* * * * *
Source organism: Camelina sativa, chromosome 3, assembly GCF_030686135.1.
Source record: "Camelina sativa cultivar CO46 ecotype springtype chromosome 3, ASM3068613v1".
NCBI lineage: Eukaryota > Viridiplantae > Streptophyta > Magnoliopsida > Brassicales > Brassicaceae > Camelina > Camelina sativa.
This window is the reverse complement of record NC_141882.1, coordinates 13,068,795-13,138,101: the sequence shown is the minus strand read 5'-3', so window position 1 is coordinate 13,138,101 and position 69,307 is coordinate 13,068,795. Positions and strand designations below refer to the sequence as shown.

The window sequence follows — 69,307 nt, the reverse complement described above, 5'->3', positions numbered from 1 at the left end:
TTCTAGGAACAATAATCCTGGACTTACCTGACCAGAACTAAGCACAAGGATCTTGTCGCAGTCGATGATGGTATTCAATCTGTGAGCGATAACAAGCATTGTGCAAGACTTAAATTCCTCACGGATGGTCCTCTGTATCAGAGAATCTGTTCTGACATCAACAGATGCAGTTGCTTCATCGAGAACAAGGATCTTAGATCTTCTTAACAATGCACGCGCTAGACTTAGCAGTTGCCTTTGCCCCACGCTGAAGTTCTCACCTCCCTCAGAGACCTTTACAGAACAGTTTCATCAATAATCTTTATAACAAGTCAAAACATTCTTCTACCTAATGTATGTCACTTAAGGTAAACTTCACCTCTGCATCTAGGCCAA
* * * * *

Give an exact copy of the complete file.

Source organism: Camelina sativa, chromosome 3, assembly GCF_030686135.1.
Source record: "Camelina sativa cultivar CO46 ecotype springtype chromosome 3, ASM3068613v1".
NCBI lineage: Eukaryota > Viridiplantae > Streptophyta > Magnoliopsida > Brassicales > Brassicaceae > Camelina > Camelina sativa.
This window is the reverse complement of record NC_141882.1, coordinates 13,068,795-13,138,101: the sequence shown is the minus strand read 5'-3', so window position 1 is coordinate 13,138,101 and position 69,307 is coordinate 13,068,795. Positions and strand designations below refer to the sequence as shown.

The window sequence follows — 69,307 nt, the reverse complement described above, 5'->3', positions numbered from 1 at the left end:
TTCTAGGAACAATAATCCTGGACTTACCTGACCAGAACTAAGCACAAGGATCTTGTCGCAGTCGATGATGGTATTCAATCTGTGAGCGATAACAAGCATTGTGCAAGACTTAAATTCCTCACGGATGGTCCTCTGTATCAGAGAATCTGTTCTGACATCAACAGATGCAGTTGCTTCATCGAGAACAAGGATCTTAGATCTTCTTAACAATGCACGCGCTAGACTTAGCAGTTGCCTTTGCCCCACGCTGAAGTTCTCACCTCCCTCAGAGACCTTTACAGAACAGTTTCATCAATAATCTTTATAACAAGTCAAAACATTCTTCTACCTAATGTATGTCACTTAAGGTAAACTTCACCTCTGCATCTAGGCCAA